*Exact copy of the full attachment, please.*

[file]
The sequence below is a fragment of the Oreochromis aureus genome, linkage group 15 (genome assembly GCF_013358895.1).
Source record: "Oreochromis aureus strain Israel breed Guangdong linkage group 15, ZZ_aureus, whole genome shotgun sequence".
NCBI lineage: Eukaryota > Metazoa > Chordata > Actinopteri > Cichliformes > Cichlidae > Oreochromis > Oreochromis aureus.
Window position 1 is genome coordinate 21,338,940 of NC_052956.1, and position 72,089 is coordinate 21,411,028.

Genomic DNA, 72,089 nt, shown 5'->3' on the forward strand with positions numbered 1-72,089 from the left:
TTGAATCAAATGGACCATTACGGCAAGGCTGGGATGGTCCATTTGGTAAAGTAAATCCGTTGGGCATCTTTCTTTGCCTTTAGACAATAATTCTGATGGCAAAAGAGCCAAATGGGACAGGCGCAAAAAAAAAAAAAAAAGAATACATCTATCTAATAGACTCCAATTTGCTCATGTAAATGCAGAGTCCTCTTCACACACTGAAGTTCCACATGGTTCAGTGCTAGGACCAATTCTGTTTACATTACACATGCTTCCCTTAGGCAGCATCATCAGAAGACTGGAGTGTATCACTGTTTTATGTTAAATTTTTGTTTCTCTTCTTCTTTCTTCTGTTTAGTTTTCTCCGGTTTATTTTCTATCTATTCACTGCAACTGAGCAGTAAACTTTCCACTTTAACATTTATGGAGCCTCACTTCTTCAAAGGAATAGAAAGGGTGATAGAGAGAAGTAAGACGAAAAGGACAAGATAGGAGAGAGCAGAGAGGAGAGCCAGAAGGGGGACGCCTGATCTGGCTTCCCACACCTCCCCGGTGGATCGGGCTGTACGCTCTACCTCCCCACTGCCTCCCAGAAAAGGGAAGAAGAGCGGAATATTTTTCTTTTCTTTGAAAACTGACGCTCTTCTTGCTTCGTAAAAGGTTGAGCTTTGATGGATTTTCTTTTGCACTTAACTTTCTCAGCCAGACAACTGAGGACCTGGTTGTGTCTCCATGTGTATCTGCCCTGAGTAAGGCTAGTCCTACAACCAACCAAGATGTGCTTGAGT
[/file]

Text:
The sequence below is a fragment of the Oreochromis aureus genome, linkage group 15 (genome assembly GCF_013358895.1).
Source record: "Oreochromis aureus strain Israel breed Guangdong linkage group 15, ZZ_aureus, whole genome shotgun sequence".
NCBI lineage: Eukaryota > Metazoa > Chordata > Actinopteri > Cichliformes > Cichlidae > Oreochromis > Oreochromis aureus.
Window position 1 is genome coordinate 21,338,940 of NC_052956.1, and position 72,089 is coordinate 21,411,028.

Genomic DNA, 72,089 nt, shown 5'->3' on the forward strand with positions numbered 1-72,089 from the left:
TTGAATCAAATGGACCATTACGGCAAGGCTGGGATGGTCCATTTGGTAAAGTAAATCCGTTGGGCATCTTTCTTTGCCTTTAGACAATAATTCTGATGGCAAAAGAGCCAAATGGGACAGGCGCAAAAAAAAAAAAAAAAGAATACATCTATCTAATAGACTCCAATTTGCTCATGTAAATGCAGAGTCCTCTTCACACACTGAAGTTCCACATGGTTCAGTGCTAGGACCAATTCTGTTTACATTACACATGCTTCCCTTAGGCAGCATCATCAGAAGACTGGAGTGTATCACTGTTTTATGTTAAATTTTTGTTTCTCTTCTTCTTTCTTCTGTTTAGTTTTCTCCGGTTTATTTTCTATCTATTCACTGCAACTGAGCAGTAAACTTTCCACTTTAACATTTATGGAGCCTCACTTCTTCAAAGGAATAGAAAGGGTGATAGAGAGAAGTAAGACGAAAAGGACAAGATAGGAGAGAGCAGAGAGGAGAGCCAGAAGGGGGACGCCTGATCTGGCTTCCCACACCTCCCCGGTGGATCGGGCTGTACGCTCTACCTCCCCACTGCCTCCCAGAAAAGGGAAGAAGAGCGGAATATTTTTCTTTTCTTTGAAAACTGACGCTCTTCTTGCTTCGTAAAAGGTTGAGCTTTGATGGATTTTCTTTTGCACTTAACTTTCTCAGCCAGACAACTGAGGACCTGGTTGTGTCTCCATGTGTATCTGCCCTGAGTAAGGCTAGTCCTACAACCAACCAAGATGTGCTTGAGT